Analysis of genes increases understanding of oil’s effects

New techniques in the field of genetic analysis are improving our understanding of the effects of oil spills.

Image of a colony of blue mussels on a shore in Larsen Bay, Prince William Sound. The waters and mountains of Prince William Sound can be seen in the distance.
The Council collects samples from blue mussels like these to better understand the effects of oil spills. Photo by Lisa Matlock.

Since 1993, the Council has gathered data on the presence of hydrocarbons in sediments and blue mussels in the region. Samples of sediments and mussels are collected and analyzed for the presence of oil or other pollutants that originate from the Valdez Marine Terminal and tankers that ship oil from there.

In 2019, the Council began looking at new methods to measure the impacts of oil on the environment. In April 2020, a spill from the terminal leaked approximately 1,400 gallons of oil into Port Valdez. This unfortunate incident presented a unique opportunity to learn.

The new research analyzes the genes of blue mussels using a technique known as “transcriptomics.” Transcriptomics involves measuring how particular genes are expressed in an organism. This expression can be affected by conditions in the environment.

The research began in 2019 with a pilot study. The early research looked at 14 specific genes. More recent work expanded the study to over 7,000 genes, and is summarized in a new report sponsored by the Council.

The researchers compared samples of mussels taken from sites near the terminal, near the Valdez harbor, and a third control site. They found some interesting results.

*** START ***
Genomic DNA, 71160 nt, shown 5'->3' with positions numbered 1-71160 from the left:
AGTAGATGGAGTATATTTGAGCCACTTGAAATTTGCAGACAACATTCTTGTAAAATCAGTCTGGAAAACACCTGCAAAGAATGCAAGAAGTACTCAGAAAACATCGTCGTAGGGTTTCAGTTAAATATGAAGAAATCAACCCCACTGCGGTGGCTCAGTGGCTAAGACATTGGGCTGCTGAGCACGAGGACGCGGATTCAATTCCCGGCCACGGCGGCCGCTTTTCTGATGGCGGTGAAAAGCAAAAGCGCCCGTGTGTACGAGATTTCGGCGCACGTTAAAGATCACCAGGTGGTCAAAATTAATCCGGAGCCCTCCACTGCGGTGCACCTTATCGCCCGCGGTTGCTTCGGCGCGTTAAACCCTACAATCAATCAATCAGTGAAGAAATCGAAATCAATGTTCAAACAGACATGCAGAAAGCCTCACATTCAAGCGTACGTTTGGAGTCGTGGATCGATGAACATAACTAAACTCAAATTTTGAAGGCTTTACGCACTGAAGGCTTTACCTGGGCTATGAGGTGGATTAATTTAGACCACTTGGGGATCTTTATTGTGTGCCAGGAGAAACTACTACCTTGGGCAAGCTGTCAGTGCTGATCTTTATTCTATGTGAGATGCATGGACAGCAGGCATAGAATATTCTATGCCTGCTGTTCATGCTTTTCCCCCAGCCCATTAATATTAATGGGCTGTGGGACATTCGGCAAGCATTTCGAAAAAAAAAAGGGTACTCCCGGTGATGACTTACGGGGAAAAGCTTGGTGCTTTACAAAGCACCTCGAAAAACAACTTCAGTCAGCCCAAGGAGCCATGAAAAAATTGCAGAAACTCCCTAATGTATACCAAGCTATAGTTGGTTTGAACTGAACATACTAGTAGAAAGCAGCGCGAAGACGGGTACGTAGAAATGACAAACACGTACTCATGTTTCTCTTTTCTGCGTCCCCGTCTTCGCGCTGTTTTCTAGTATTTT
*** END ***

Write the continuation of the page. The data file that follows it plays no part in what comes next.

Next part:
Effects of oil on genes lingers

After the April 2020 spill, the levels of oil in the mussels had declined by August, however the mussel’s genes showed evidence of lingering effects.

Different pollutants have different effects

More recently, researchers tried to identify how the effects differed according to different contaminants. The crude oil-contaminated samples were compared to samples from the Valdez harbor, which were contaminated with pollutants such as diesel fuel or vessel exhaust, and the control site.

Genes such as those associated with stress, neurotransmitters, and the immune system were among those that varied between the three sites.

Results expected to have far-reaching implications

The information in these studies will help improve the Council’s monitoring program in the future. The researchers noted in the report that the findings are not just applicable to Alaska but could potentially improve monitoring in marine environments around the world.

Alaska North Slope oil trending lighter since 2010

Photo take after the Exxon Valdez oil spill of a rocky beach in Prince William Sound. The rocks are coated in black crude oil.
The oil spilled in 1989 (pictured above) was “heavier” than the oil flowing through the Trans Alaska Pipeline today.

Crude oil is often referred to as a “fossil fuel” because it is made up of plants and animals that lived millions of years ago. Over time, these remains were exposed to heat and pressure inside the Earth’s crust, forming crude oil.

This process is full of variables. The organic materials that make up one pocket of oil can differ from another, or the deposit could have been exposed to different pressures or temperatures during formation. These variables mean oils have different properties such as density, viscosity (thickness), or tendency to form an emulsion.

The oil pumped through the Trans Alaska Pipeline System is a mixture from different fields. That mixture changes over time. The properties of oil can change as the field ages, and new fields are brought into production.

These variations mean the oil behaves differently. It can flow faster or slower, or evaporate more readily.

These, and other variations, influence the techniques used to clean up a spill.